Pastel shaper/blender thread
Hopefully seeing that will lend you some ideas!

Finally, to answer the question on paper smudging! When working in pastels of any sort there is alot of dust that floats around. So you either have to work on and easel with paper upright in Vertical angle, or work on a drawing table that is angled. Since you are working in Pencils, the Drawing table would be more ideal! IF you do not have one, Try placing paper on a board of sorts and propping up one end, so that the picture angles toward you. This way you can choose the angle that suits you best and lets the dust fall away a little easier.
I use a wedge or a rolled up towel to prop my hand up from the paper, this help keeps my hand from sitting on my work. It will take some getting use too, but once you do, it will become second nature.
In the Demo threads Gaka gives a wonderful demonstration, and in there he shows how he keeps from touching his work.
I will have to find that link and send it on to you

Hope this helps!
~Redsy~ a.k.a. "TIMIDTONIA" SuperMuse fighting the evil Politically Correct Patrol!
~Courtesy of MarkL~
~My New Site~
Reply With Quote
  #3   Report Bad Post  
Old 01-09-2003, 09:29 AM
doe's Avatar
doe doe is offline
South Florida
Join Date: Aug 2002
Posts: 1,219
Hails from United States
Hi neighbor, I don't use the pencils for anything but small touches of detail and signatures. Prefer making a mess with the soft pastel sticks.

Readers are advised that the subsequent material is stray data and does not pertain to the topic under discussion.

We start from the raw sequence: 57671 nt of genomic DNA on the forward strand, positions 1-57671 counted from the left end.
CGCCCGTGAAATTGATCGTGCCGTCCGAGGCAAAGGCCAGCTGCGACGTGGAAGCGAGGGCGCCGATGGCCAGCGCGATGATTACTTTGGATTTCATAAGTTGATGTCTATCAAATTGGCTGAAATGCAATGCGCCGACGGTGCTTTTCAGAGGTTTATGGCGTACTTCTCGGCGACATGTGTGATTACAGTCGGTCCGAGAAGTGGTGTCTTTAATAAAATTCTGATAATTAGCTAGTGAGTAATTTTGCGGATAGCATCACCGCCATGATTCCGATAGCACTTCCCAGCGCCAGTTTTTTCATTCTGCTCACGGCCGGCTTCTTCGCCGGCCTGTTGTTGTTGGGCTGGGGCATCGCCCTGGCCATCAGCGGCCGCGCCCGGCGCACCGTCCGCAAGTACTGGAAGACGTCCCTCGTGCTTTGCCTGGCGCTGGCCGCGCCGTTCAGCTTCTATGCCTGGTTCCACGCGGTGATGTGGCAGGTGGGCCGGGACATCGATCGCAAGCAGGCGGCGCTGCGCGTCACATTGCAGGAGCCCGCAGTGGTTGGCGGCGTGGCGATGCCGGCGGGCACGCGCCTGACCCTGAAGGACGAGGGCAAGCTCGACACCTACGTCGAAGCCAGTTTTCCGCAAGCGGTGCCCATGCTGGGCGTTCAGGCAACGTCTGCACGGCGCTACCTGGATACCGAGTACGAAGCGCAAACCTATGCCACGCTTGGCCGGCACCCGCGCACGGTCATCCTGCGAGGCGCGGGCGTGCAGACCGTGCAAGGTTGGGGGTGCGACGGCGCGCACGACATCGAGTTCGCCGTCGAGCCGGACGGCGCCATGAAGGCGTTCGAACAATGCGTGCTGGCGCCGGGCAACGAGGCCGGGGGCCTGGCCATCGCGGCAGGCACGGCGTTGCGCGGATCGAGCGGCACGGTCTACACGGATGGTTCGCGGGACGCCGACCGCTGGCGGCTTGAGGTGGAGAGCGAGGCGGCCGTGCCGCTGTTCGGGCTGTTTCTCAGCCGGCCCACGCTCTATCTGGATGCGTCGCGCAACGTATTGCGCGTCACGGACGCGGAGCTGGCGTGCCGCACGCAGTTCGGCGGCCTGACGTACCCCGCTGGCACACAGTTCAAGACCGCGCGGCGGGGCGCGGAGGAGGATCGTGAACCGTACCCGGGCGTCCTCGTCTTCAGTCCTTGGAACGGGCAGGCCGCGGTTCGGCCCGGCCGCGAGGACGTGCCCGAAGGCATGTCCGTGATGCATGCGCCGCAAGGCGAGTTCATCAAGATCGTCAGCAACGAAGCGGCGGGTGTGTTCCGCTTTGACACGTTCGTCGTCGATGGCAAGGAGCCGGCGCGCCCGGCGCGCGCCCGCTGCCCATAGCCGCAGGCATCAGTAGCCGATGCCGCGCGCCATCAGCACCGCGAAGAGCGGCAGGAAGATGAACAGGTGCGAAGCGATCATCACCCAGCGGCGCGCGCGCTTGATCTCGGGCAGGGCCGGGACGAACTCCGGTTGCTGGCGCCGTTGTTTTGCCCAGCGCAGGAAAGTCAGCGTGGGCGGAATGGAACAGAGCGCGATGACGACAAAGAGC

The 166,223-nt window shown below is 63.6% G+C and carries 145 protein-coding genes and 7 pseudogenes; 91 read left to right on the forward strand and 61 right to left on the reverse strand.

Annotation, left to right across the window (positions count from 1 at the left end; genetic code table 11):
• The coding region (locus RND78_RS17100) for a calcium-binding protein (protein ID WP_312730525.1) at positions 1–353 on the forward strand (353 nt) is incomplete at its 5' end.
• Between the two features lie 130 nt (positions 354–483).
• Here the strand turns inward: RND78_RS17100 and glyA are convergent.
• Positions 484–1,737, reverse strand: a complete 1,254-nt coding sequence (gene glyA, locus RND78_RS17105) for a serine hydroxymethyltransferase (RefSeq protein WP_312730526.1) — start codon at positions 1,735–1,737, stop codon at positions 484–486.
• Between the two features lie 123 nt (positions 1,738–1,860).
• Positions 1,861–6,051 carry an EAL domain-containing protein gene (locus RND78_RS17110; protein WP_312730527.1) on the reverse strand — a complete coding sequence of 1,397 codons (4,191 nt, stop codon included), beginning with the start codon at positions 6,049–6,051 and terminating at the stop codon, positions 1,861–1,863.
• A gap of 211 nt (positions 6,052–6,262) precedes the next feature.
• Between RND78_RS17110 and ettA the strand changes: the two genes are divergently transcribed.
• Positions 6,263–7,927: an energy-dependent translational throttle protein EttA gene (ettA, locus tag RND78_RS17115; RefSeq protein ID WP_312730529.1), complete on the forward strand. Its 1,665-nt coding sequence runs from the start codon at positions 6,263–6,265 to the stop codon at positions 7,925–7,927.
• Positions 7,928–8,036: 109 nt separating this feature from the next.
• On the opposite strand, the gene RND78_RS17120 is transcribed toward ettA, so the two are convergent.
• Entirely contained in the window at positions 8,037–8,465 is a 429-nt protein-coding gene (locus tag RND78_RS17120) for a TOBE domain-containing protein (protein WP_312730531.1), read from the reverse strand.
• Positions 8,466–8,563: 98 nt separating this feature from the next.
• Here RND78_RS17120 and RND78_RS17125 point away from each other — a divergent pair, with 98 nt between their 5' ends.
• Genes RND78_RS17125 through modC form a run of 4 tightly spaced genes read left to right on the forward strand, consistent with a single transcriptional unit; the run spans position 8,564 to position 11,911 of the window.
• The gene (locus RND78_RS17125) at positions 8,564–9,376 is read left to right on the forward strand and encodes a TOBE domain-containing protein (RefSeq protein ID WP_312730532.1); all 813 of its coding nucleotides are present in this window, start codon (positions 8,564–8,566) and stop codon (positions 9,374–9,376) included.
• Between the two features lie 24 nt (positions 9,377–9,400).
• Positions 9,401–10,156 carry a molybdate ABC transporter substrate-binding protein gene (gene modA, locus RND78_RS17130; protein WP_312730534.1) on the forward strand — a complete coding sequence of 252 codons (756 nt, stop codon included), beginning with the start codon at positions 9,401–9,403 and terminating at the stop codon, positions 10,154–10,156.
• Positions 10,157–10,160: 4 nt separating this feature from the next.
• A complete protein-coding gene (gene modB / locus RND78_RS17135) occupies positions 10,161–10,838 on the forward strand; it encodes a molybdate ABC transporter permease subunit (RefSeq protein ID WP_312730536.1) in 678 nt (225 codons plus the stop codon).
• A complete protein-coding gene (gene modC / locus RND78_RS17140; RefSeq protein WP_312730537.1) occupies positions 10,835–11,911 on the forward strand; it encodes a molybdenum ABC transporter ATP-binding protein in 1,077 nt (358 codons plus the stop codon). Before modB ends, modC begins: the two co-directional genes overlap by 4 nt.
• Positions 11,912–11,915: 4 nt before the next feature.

Maybe you could sharpen with sandpaper and not crumble the pastel. That's what I do - also with sticks.

I also saw here recently somewhere a thread about color shapers, that I haven't tried, but maybe you can get more detail with those. Personally use the cardboard tortillions and blenders on rare occasion.

Don't understand #3 - I'm always touching the paper and the pastels.

Maybe you'd prefer colored pencil instead, they can be used for very detailed work. I think there's a colored pencil forum here too. Don't know if this helps at all.

Good luck!
Doreen E. Lepore
My Website
The Hobe Sound Project
Reply With Quote
  #4   Report Bad Post  
Old 01-09-2003, 10:58 AM
crumbedbrains's Avatar
crumbedbrains crumbedbrains is offline
Veteran Member
Brisbane, Australia
Join Date: Jul 2002
Posts: 991
Hails from Australia
Hi Nature!!
Welcome to pastels!!
I too love to do detailed work but to be honest I don't use pencils . .I find I can never sharpen them!! LOL . .sounds like Redsy has got that licked though. I'd fully recommend reading the article above that Gaka has done on getting detail . . plus look through his other threads . . . he's THE MAN on detail here!!
Plenty of good info in them.
Good luck!!
Reply With Quote
  #5   Report Bad Post  
Old 01-11-2003, 06:47 AM
Nature's Glory Nature's Glory is offline
New Member
South Florida
Join Date: Jul 2002
Posts: 48
Hails from United States
Thanks very much for the detailed explanations. I appreciate the time you took and read some interesting and helpful articles. Thanks again!
Gloria Hopkins
Reply With Quote

Posting Rules
You may not post new threads
You may not post replies
You may not post attachments
You may not edit your posts

vB code is On
Smilies are On
[IMG] code is On
HTML code is Off
Forum Jump

All times are GMT -4. The time now is 02:18 PM.

© 2014 F+W All rights reserved.